How can you cost-effectively and efficiently harness technology to improve your population health efforts? It’s a common question, as technology is the enabler for population health initiatives, yet many providers appear to be stalled or stymied in their attempts.
For instance, according to a recent study, nearly two-thirds of hospitals and healthcare providers have adopted remote patient monitoring and analytics into their care processes. However, they are struggling to integrate this information into their clinical workflows and at the desired frequency to support clinical decision-making and identify population health outreach opportunities.
It’s certainly not for a lack of interest among healthcare providers, as population health ties directly into their desire to provide optimal care for their communities. The problem is that it’s incredibly challenging to consolidate the massive amounts of data needed to improve population health and simultaneously devise a nimble technology platform to support it. Use the following best practices to help guide you.
Five Technology Best Practices
When leveraging existing data to get your population health program started, use technology solutions that keep patients at the center of your analysis and look for data enrichment opportunities within the following five technology best practices:
- Think “big picture” technology roadmap—Look for technology solutions that maximize your system’s electronic health record (EHR) and downstream clinical applications’ integration and leverage the EHR’s data model. However, you will also need to consider a “big picture” roadmap that delivers a population health technology platform capable of exploiting unstructured “big data” and structured data. This roadmap may include some or all of the following:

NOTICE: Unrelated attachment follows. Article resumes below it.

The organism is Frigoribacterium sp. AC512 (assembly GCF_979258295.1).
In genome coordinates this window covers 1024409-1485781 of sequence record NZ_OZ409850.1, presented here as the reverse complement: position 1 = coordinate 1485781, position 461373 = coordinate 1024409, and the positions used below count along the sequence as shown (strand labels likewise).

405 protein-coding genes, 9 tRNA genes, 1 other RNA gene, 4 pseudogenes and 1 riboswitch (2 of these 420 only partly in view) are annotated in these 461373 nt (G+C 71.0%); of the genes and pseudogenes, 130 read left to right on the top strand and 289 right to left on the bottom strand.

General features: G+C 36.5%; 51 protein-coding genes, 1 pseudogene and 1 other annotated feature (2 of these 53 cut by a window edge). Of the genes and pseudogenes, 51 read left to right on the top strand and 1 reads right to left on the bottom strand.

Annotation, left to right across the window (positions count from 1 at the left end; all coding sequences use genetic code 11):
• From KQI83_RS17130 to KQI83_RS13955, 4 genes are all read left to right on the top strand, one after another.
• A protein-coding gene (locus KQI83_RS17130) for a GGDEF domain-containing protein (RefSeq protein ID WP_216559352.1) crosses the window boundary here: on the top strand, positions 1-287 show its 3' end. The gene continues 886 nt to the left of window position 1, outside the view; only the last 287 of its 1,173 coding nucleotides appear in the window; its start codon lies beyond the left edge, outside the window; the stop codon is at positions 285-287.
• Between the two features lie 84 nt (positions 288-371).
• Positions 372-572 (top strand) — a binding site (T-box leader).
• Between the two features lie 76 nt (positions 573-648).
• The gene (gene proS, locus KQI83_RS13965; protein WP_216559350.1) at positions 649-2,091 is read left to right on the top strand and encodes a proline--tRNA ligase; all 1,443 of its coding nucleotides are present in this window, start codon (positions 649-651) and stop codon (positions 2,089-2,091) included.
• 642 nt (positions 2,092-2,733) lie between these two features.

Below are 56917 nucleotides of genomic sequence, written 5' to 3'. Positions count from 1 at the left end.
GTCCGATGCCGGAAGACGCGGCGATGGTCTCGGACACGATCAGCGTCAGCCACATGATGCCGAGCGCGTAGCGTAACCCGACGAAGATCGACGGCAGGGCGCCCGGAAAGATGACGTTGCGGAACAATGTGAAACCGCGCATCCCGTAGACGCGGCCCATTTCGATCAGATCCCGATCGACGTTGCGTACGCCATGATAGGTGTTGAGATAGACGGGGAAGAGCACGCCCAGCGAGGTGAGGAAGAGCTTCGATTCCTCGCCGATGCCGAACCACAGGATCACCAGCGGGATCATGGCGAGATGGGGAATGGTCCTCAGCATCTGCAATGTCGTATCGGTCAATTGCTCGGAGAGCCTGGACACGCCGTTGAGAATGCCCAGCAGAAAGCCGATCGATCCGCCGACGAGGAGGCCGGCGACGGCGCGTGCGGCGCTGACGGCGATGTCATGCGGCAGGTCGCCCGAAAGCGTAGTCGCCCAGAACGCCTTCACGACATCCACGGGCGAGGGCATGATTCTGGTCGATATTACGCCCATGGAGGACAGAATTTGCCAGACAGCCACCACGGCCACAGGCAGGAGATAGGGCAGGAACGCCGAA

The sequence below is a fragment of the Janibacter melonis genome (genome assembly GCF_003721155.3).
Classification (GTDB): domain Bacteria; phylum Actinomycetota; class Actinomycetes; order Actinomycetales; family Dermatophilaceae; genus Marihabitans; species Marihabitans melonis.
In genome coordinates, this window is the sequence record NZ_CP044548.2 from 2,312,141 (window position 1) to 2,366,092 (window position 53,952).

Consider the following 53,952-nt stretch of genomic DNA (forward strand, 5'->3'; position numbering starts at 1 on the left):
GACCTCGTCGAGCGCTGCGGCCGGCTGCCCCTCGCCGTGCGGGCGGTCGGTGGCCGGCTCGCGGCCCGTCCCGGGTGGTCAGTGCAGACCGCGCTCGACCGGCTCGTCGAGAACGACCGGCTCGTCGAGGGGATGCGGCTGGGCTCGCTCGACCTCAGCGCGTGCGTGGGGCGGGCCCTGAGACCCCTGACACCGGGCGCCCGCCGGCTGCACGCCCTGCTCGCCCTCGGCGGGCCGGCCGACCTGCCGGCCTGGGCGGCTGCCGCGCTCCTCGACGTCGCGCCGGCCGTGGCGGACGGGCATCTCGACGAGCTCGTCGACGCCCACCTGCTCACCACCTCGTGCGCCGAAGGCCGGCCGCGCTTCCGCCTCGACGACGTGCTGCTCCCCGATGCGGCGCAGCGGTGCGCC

Streaming device data
SMS/text patient communications
Genetic-based patient data
Segmented market data, geographic information system (GIS) data
Internet of Things (IoT) data, via telematics and 5G networks
Patient-provided data such as wearable devices and external streaming device
Radio-frequency identification (RFID)
Enterprise data warehouse
Big data cloud strategy
Predictive and prescriptive analytics
Considering the above list of emerging technologies and data sources and the drive to capture real-time data feedback, it is likely your population health platform will be a combination of technologies that address structured and unstructured data capture and storage wrapped into data governance processes. There is no one-platform technology that can encompass such diverse data management needs and objectives.
Therefore, exercise caution locking into single-vendor solutions, so that you can be flexible with strategic changes requiring new data capabilities. Remember to keep your specific population health problems and objectives in mind as you evaluate how technology will support your solutions. Leverage research and information available on websites, such as www.data.gov, and healthcare professional organizations, to assist with technology strategies that enable your organization to capture and share your data with other health care partners.